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All of the dotfiles are in /Users/gabe/.dotfiles rather than in /Users/gabe. Thus, none of the programs on the system can find the files (like zshrc) yet. rcm will symlink those files from /Users/gabe/.dotfiles into /Users/gabe.

You can find rcm installation instructions in the rcm README. If you're on OS X and you have Homebrew installed, you can do this:

$ brew install thoughtbot/formulae/rcm

rcm relies on a few commands to work its magic. The first one is lsrc.


lsrc is just like ls, but for your dotfiles (or "rc files"). It doesn't link anything, so it's safe to run as many times as you want -- there are no side effects. lsrc prints out a huge amount of output by default, so let's see how to read each line. Each line is split by a colon and has this format:


That line means "rcm would symlink /Users/gabe/.curlrc to /Users/gabe/.dotfiles/ctags". (Remember, it's not actually symlinking anything yet.)

In the output, there are a lot of vim backup files that shouldn't be symlinked. Let's use lsrc's -x flag to ignore them:

lsrc -x backups

There's still a lot of output. Let's ignore some more things:

lsrc -x backups -x bundle -x undodir

By ignoring these directories that have thousands of files inside them, lsrc finishes a lot faster. Now it's totally ignoring the backups, bundle, and undodir directories too, though. I don't want to symlink the files inside those directories, but I actually do want to symlink the directories themselves. That way everything can find the backups by following ~/.vim/backups, but the backup files will live in ~/.dotfiles/vim/backups, and rcm won't have to symlink thousands of files. I can do that with -S to symlink the directories but nothing inside them:

lsrc -S backups -S bundle -S undodir

They were totally ignored before, but rcm will now symlink the directories and none of the files inside them. It's one symlink instead of thousands.


Now that we know exactly what's going to be symlinked, we can do the actual symlinking with rcup. rcup conveniently takes the same flags as lsrc. I also use the -v ("verbose") flag so that rcup prints exactly what it's doing:

$ rcup -v -S backups -S bundle -S undodir
'/Users/gabe/.dotfiles/zsh/colors.zsh' -> '/Users/gabe/.zsh/colors.zsh'
'/Users/gabe/.dotfiles/zshenv' -> '/Users/gabe/.zshenv'

Note that the zshenv file in the .dotfiles directory has no leading dot, but rcup adds the leading dot for us to .zshenv in the symlink. This makes it so that the files you edit in .dotfiles are regular non-hidden files, but the symlinked files are still detected by Zsh, Vim, etc as dotfiles.

rcup will detect files that are already symlinked and identical and do nothing. If the file is already there (for example, if you already have a .zshenv file), rcup will ask you if you want to overwrite it. This is great because it means that rcup by default is safe: you can run it and it won't destroy any files that you may have forgotten to manage with rcm. It also saves a little bit of time.


If, after running rcup, you want to remove all of your files, or start over, you can run rcup's counterpart command rcdn ("rc down").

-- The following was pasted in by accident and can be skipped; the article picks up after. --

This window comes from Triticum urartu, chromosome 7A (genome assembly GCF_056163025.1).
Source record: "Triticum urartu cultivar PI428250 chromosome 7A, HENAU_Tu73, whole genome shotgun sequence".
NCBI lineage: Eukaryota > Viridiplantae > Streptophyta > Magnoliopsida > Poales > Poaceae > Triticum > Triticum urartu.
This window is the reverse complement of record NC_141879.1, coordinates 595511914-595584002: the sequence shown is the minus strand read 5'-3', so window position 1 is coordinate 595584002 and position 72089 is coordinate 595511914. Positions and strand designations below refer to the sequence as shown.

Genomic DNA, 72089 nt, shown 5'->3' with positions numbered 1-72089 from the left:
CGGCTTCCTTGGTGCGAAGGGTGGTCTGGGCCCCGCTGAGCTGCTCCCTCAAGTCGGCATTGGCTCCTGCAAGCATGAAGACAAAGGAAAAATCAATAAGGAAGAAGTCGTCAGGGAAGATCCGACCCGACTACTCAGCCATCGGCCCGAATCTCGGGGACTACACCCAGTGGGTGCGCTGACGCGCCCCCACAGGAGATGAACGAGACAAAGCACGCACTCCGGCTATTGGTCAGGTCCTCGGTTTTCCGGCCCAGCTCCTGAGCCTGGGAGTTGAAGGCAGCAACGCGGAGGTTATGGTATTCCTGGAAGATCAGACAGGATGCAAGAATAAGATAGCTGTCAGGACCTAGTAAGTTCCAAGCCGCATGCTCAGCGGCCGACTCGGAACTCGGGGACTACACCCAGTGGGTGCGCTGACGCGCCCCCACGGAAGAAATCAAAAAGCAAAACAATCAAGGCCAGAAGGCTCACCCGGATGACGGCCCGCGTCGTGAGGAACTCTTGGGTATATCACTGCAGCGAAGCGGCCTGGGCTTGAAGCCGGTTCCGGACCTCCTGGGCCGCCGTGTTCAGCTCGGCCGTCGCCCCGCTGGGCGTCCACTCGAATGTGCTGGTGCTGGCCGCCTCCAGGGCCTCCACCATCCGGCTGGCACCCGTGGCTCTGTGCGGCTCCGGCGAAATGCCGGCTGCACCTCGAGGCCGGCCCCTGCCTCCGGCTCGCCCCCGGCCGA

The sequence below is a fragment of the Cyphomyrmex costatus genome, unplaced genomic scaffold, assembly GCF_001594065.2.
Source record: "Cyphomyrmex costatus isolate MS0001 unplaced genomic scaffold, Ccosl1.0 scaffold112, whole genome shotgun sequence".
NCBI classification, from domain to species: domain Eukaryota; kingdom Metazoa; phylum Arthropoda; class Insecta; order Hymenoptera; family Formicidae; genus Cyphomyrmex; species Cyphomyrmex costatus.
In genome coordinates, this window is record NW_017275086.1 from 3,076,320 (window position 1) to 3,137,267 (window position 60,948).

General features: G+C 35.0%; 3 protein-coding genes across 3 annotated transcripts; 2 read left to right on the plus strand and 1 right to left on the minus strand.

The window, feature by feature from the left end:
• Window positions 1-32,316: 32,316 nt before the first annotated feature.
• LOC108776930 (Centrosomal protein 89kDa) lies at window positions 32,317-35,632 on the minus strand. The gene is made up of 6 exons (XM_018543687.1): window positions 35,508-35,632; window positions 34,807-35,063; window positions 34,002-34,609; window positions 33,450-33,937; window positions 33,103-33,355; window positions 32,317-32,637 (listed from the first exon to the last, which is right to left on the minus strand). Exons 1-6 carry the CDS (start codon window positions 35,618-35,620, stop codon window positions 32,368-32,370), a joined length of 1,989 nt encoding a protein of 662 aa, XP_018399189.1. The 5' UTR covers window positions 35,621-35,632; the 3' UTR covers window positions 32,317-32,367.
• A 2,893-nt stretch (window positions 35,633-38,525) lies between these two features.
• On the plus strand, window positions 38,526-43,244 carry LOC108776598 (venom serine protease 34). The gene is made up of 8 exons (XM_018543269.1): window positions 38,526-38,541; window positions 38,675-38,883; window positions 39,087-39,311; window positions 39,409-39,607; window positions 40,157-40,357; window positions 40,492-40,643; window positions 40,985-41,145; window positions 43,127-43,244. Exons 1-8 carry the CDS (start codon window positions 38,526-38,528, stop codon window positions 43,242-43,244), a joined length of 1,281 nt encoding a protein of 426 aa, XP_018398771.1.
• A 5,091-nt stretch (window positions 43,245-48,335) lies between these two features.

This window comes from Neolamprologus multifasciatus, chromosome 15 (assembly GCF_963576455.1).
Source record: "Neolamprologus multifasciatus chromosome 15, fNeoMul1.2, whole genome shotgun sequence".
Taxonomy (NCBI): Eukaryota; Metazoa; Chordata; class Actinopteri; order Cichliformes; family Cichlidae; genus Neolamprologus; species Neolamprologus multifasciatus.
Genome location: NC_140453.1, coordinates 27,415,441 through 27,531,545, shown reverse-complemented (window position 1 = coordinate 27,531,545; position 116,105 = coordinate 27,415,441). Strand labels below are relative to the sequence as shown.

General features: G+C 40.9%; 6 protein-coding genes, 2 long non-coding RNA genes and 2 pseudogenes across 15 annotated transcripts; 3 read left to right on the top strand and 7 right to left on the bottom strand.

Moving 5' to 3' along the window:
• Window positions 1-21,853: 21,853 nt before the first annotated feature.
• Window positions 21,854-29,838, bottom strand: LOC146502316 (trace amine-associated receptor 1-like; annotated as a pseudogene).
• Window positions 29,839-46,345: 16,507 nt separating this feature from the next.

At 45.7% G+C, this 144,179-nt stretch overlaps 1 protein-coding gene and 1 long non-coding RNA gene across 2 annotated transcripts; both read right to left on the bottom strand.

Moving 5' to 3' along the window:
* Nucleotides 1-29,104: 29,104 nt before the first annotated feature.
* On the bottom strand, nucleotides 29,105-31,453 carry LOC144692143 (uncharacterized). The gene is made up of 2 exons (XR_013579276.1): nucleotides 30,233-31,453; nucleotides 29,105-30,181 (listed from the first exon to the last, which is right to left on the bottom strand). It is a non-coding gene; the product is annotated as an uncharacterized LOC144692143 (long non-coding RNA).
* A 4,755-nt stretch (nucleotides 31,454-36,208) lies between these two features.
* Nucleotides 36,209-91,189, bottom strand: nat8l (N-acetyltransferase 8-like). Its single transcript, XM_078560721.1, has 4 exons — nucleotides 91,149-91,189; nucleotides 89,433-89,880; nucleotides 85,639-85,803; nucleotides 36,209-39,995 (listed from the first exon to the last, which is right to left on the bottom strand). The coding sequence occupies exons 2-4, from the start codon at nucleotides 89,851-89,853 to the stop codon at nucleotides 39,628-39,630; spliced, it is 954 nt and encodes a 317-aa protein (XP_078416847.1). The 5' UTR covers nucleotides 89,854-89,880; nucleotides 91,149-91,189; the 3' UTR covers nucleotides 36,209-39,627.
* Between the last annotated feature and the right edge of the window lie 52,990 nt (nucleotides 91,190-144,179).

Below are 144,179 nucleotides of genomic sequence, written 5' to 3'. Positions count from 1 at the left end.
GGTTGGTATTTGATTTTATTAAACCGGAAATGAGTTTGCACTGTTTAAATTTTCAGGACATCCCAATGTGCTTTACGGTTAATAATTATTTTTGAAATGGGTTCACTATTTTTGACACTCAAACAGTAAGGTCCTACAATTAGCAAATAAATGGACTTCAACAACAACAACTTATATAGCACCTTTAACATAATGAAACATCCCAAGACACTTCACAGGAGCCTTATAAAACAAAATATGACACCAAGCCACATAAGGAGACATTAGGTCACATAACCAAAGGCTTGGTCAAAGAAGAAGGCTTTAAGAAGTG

$ rcdn -v
removed '/Users/gabe/.agignore'
not a symlink, skipping: /Users/gabe/.zsh/rails.zsh

Just like rcup, rcdn is safe by default: if something isn't a symlink, it won't remove it. When first starting with rcm, you may run rcup then rcdn quite a bit until you figure out exactly what what you need.

Structuring your dotfiles

rcm allows you to use a tag system to split up your configuration using any system you'd like. I use it to store e.g. all of the tmux-related configuration (for Zsh and Vim) in one place instead of split up across my zsh and vim directories. It's very handy for pointing new tmux users at one place and letting them copy it over to their system. It also makes the dotfiles directory much more organized.

Each file in (e.g.) tag-ruby will be symlinked as if tag-ruby were in the root. So /Users/gabe/.dotfiles/tag-ruby/gemrc will be symlinked as /Users/gabe/.gemrc, not/Users/gabe/tag-ruby/.gemrc. This also means that for example, the files in tag-ruby/vim will be copied into /Users/gabe/.vim, just like the files in the top-level vim/ directory. This allows me to split up my vim configuration across multiple tags.

Installing tagged files

rcm ignores tags by default unless we explicitly tell it to install files from that tag. We can use the -t flag to indicate which tags to symlink:

$ lsrc -t ruby

And we can use rcup to symlink the files:

$ rcup -v -S backups -S bundle -S undodir -t ruby

Configuring rcm

If your dotfiles are public, you might want to put the specific rcup commands you run in a shell script so people don't have to guess at which flags they should use. An even better idea is to use rcm's built-in configuration file, named rcrc.

Here's an rcrc that behaves exactly the same way as
rcup -S backups -S bundle -S undodir -t ruby:

SYMLINK_DIRS="backups bundle undodir"

You can use EXCLUDES to mimic the -x flag:


I use these to avoid copying files that don't make sense as dotfiles, like the README for the repository, or the install script.

Before you run rcup, the rcrc isn't symlinked yet and so rcup doesn't pick up on it. In order to use it the first time, you can run rcup like this:

RCRC=rcrc rcup

This tells rcup to look for the rcrc file in the current directory and fixes the chicken-and-egg problem.

Further reading

You can see Gabe's dotfiles at gabebw/dotfiles.

Plus, check out our Weekly Iteration on dotfiles.